In this blog, we aim to answer some of the frequently asked questions about the adoption process for those who wish to adopt a child.
No, there is no upper age limit to adopt. To adopt, you must be 21 years old or older. The natural parent must be older than 18 in order to adopt a child with a stepparent.
No. Before the child turns 18 years old, the court must receive the adoption petition.
No. If you are in an "enduring family relationship," which is defined as a marriage, civil union, or cohabitation, you are eligible to be an adoptive parent.
Yes. You are eligible to adopt regardless of your sexuality.
Yes. The number of children you have does not affect your eligibility to adopt.
The court must be convinced that the prospective adopter has the resources to support the kid and the ability to care before issuing an adoption order. There aren't any particular requirements, though.
Adopting a kid does not necessitate that you be in good health. The court must be convinced, nevertheless, that your ability to be the parent to the adopted child is unaffected by any health issues.
Yes, the child does have a say unless it is believed that the child is incapable of expressing an opinion (e.g. due to their young age). Both the adoption agency and the court must provide the kid with the chance to express their opinion and must take this into consideration while taking into account the child's age and maturity, assuming the child is capable of doing so. An Adoption Order cannot be made without the child's official consent if they are 12 years old or older.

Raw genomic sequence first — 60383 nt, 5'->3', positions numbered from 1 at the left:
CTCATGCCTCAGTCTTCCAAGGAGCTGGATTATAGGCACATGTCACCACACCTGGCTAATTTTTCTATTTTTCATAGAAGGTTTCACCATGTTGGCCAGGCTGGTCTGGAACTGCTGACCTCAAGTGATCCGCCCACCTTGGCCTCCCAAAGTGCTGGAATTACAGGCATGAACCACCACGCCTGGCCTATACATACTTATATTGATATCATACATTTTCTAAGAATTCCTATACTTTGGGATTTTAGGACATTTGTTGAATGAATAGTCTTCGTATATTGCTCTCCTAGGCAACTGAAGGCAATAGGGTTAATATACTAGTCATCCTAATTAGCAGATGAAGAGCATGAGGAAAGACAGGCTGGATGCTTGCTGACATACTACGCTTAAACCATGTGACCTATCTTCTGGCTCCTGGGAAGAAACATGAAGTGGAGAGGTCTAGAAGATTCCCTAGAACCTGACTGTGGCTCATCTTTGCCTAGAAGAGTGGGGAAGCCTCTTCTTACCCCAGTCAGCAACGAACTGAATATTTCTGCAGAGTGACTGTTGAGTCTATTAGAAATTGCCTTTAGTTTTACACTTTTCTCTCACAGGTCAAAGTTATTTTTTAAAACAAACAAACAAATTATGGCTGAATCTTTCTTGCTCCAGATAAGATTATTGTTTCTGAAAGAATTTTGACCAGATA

Unless the court decides that their consent is not necessary, the answer is yes. In the scenario where the court does not look for approval, the court must be convinced that the biological parent is deceased, cannot be located, is incapable of giving consent, cannot adequately discharge their parental responsibilities or exercise their parental rights, does not have such responsibilities or rights, or that the child's welfare otherwise requires consent to be dispensed with.
The birth parents' legal tie with the kid ends once the adoption order is approved. The kid's biological parents may want post-adoption contact with the child, but the court will only grant this if it is thought to be in the child's best interests.
Call one of our knowledgeable family law solicitors if you have any questions about adoption.